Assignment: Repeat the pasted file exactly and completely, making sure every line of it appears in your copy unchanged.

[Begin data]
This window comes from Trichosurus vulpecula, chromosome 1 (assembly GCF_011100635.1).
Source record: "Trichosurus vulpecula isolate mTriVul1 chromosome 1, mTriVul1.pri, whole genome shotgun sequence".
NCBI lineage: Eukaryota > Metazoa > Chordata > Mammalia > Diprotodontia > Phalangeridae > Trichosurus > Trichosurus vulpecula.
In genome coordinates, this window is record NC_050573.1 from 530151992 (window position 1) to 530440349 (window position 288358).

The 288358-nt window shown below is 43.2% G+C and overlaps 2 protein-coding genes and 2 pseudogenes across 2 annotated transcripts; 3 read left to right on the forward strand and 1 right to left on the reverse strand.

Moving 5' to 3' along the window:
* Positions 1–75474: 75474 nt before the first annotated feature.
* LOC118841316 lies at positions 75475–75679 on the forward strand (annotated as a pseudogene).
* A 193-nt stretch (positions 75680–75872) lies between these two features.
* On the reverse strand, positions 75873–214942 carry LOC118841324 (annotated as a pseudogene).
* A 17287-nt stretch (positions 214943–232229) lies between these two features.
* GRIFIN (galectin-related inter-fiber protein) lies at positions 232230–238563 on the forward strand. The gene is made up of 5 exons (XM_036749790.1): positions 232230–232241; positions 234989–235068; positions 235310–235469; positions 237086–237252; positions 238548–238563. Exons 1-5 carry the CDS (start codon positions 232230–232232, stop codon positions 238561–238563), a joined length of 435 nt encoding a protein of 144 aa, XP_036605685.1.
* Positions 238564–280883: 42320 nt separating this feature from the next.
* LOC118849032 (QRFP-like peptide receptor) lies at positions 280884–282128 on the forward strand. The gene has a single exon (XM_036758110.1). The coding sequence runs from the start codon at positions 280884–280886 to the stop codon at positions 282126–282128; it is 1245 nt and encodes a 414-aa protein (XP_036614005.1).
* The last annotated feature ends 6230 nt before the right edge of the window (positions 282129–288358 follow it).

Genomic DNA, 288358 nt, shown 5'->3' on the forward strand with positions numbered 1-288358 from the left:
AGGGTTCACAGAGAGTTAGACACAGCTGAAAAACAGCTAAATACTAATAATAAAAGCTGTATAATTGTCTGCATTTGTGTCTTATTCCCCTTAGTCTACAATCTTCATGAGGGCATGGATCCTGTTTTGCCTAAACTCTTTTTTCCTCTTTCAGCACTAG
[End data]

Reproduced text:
This window comes from Trichosurus vulpecula, chromosome 1 (assembly GCF_011100635.1).
Source record: "Trichosurus vulpecula isolate mTriVul1 chromosome 1, mTriVul1.pri, whole genome shotgun sequence".
NCBI lineage: Eukaryota > Metazoa > Chordata > Mammalia > Diprotodontia > Phalangeridae > Trichosurus > Trichosurus vulpecula.
In genome coordinates, this window is record NC_050573.1 from 530151992 (window position 1) to 530440349 (window position 288358).

The 288358-nt window shown below is 43.2% G+C and overlaps 2 protein-coding genes and 2 pseudogenes across 2 annotated transcripts; 3 read left to right on the forward strand and 1 right to left on the reverse strand.

Moving 5' to 3' along the window:
* Positions 1–75474: 75474 nt before the first annotated feature.
* LOC118841316 lies at positions 75475–75679 on the forward strand (annotated as a pseudogene).
* A 193-nt stretch (positions 75680–75872) lies between these two features.
* On the reverse strand, positions 75873–214942 carry LOC118841324 (annotated as a pseudogene).
* A 17287-nt stretch (positions 214943–232229) lies between these two features.
* GRIFIN (galectin-related inter-fiber protein) lies at positions 232230–238563 on the forward strand. The gene is made up of 5 exons (XM_036749790.1): positions 232230–232241; positions 234989–235068; positions 235310–235469; positions 237086–237252; positions 238548–238563. Exons 1-5 carry the CDS (start codon positions 232230–232232, stop codon positions 238561–238563), a joined length of 435 nt encoding a protein of 144 aa, XP_036605685.1.
* Positions 238564–280883: 42320 nt separating this feature from the next.
* LOC118849032 (QRFP-like peptide receptor) lies at positions 280884–282128 on the forward strand. The gene has a single exon (XM_036758110.1). The coding sequence runs from the start codon at positions 280884–280886 to the stop codon at positions 282126–282128; it is 1245 nt and encodes a 414-aa protein (XP_036614005.1).
* The last annotated feature ends 6230 nt before the right edge of the window (positions 282129–288358 follow it).

Genomic DNA, 288358 nt, shown 5'->3' on the forward strand with positions numbered 1-288358 from the left:
AGGGTTCACAGAGAGTTAGACACAGCTGAAAAACAGCTAAATACTAATAATAAAAGCTGTATAATTGTCTGCATTTGTGTCTTATTCCCCTTAGTCTACAATCTTCATGAGGGCATGGATCCTGTTTTGCCTAAACTCTTTTTTCCTCTTTCAGCACTAG